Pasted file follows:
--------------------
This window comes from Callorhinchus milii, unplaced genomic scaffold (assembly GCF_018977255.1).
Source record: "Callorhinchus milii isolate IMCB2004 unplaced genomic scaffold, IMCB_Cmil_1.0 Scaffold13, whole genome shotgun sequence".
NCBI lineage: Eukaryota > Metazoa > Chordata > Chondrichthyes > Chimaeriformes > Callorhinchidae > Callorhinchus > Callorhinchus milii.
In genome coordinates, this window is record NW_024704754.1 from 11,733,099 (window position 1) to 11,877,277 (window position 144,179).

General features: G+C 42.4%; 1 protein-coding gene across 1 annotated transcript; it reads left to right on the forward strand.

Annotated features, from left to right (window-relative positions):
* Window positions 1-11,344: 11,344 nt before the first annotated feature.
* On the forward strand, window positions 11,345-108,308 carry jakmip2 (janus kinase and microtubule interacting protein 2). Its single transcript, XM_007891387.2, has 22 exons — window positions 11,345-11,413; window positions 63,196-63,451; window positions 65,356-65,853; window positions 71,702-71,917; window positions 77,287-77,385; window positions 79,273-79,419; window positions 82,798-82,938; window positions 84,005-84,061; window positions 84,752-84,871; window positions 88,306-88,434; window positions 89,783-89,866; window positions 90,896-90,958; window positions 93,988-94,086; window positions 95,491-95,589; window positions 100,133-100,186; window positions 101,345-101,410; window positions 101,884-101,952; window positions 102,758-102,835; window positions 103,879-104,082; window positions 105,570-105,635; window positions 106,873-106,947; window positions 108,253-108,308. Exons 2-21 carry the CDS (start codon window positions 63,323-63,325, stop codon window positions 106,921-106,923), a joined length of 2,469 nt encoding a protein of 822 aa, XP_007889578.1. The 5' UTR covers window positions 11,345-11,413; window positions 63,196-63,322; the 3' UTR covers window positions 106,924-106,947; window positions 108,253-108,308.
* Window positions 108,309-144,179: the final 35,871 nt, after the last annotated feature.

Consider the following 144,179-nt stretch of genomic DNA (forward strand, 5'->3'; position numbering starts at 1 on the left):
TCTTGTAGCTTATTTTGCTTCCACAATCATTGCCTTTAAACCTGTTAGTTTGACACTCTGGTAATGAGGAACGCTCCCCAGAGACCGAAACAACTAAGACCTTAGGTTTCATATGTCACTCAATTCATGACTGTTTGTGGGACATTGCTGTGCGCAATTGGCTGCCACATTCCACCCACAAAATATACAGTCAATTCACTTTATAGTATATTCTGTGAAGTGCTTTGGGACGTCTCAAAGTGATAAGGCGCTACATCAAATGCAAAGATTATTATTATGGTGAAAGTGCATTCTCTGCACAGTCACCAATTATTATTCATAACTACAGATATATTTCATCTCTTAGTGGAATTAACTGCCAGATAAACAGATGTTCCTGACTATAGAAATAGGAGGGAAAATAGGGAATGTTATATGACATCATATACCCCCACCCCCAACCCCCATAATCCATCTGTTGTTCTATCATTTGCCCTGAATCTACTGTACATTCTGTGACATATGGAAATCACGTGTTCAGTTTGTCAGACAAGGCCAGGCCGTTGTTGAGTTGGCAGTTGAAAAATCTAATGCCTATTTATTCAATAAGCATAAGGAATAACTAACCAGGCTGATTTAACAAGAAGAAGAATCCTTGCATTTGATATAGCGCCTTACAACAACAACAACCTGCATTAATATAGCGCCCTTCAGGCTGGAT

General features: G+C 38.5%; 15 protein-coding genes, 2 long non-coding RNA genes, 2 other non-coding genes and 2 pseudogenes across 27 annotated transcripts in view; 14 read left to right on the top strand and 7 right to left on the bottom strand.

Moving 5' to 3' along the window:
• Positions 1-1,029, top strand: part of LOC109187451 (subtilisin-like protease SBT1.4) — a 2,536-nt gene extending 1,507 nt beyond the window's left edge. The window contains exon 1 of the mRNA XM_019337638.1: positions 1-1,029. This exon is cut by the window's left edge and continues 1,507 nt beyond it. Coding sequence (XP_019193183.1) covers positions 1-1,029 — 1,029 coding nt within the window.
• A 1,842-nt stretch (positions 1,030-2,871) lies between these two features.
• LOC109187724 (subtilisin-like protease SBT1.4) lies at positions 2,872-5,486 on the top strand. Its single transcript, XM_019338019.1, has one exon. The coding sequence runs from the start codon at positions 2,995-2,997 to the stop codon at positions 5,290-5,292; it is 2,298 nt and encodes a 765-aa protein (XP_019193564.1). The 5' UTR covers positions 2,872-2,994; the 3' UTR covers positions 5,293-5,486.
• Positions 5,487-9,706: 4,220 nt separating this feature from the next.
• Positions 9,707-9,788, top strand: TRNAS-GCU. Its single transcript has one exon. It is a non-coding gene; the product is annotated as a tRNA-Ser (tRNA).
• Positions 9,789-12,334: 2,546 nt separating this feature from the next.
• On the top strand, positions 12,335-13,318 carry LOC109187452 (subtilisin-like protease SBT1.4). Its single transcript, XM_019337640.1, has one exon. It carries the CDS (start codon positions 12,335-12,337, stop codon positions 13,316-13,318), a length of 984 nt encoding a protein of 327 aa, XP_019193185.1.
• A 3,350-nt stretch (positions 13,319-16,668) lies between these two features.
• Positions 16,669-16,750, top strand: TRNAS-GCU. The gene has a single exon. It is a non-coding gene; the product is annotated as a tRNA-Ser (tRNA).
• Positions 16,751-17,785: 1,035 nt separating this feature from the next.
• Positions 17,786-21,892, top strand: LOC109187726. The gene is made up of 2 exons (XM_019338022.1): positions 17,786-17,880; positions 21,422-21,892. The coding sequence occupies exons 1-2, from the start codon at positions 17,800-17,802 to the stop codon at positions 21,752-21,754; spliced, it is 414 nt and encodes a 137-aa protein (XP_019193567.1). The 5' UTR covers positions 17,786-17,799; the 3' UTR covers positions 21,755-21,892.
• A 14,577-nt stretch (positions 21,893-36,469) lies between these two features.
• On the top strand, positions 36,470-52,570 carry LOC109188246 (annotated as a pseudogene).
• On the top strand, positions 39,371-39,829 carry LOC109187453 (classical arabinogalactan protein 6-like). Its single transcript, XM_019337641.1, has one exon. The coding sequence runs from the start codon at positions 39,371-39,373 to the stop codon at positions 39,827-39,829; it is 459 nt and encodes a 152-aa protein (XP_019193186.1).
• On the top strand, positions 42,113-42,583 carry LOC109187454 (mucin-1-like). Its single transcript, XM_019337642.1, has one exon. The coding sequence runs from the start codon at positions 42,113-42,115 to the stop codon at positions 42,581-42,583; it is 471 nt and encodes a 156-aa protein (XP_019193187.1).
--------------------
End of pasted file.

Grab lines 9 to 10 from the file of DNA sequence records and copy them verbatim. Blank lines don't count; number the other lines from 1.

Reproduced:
* Window positions 108,309-144,179: the final 35,871 nt, after the last annotated feature.

Consider the following 144,179-nt stretch of genomic DNA (forward strand, 5'->3'; position numbering starts at 1 on the left):